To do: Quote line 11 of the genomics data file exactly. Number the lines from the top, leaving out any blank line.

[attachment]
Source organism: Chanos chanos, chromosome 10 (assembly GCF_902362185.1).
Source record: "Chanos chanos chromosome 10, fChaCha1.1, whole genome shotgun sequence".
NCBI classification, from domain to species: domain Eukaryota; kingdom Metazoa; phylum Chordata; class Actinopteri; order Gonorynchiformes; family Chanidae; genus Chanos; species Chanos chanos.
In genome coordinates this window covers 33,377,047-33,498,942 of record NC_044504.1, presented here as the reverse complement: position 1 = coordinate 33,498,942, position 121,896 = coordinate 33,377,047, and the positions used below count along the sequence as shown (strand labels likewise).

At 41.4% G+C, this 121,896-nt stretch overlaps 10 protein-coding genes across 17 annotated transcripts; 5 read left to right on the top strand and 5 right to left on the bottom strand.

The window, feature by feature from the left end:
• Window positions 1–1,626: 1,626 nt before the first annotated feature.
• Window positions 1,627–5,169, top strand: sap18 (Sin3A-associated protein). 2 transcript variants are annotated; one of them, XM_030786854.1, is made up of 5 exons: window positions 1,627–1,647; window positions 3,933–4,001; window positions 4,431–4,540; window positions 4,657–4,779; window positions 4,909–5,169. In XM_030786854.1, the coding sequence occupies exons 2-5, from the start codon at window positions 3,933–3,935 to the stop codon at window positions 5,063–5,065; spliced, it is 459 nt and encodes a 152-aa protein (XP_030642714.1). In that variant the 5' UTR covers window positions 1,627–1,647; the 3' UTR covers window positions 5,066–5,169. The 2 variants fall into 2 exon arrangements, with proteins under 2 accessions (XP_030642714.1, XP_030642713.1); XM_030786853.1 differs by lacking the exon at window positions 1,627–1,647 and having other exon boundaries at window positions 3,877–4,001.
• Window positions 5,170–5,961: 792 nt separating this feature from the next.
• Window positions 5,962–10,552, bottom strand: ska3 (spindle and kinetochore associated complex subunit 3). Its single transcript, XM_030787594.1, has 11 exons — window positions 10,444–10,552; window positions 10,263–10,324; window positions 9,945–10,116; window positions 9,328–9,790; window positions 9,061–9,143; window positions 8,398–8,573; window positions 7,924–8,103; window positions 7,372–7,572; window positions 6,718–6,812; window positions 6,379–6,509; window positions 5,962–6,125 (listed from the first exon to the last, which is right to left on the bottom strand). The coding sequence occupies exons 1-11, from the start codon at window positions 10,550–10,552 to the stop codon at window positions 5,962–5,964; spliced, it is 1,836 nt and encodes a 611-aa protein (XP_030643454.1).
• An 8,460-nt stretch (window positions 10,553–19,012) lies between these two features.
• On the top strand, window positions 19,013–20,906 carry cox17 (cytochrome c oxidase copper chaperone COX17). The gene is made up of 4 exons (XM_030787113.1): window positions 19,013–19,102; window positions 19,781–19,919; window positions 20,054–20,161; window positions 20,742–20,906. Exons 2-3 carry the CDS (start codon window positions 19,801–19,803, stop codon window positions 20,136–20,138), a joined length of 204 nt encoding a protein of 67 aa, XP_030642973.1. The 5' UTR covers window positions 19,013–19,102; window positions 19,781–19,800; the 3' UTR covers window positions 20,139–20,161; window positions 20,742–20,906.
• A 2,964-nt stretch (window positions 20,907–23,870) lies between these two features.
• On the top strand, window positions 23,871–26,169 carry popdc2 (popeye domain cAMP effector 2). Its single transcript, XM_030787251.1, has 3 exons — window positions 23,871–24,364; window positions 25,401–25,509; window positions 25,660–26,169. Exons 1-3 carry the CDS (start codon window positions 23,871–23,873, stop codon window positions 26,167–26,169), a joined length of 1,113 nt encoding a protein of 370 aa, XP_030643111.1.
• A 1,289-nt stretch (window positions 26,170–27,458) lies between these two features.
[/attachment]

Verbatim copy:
• An 8,460-nt stretch (window positions 10,553–19,012) lies between these two features.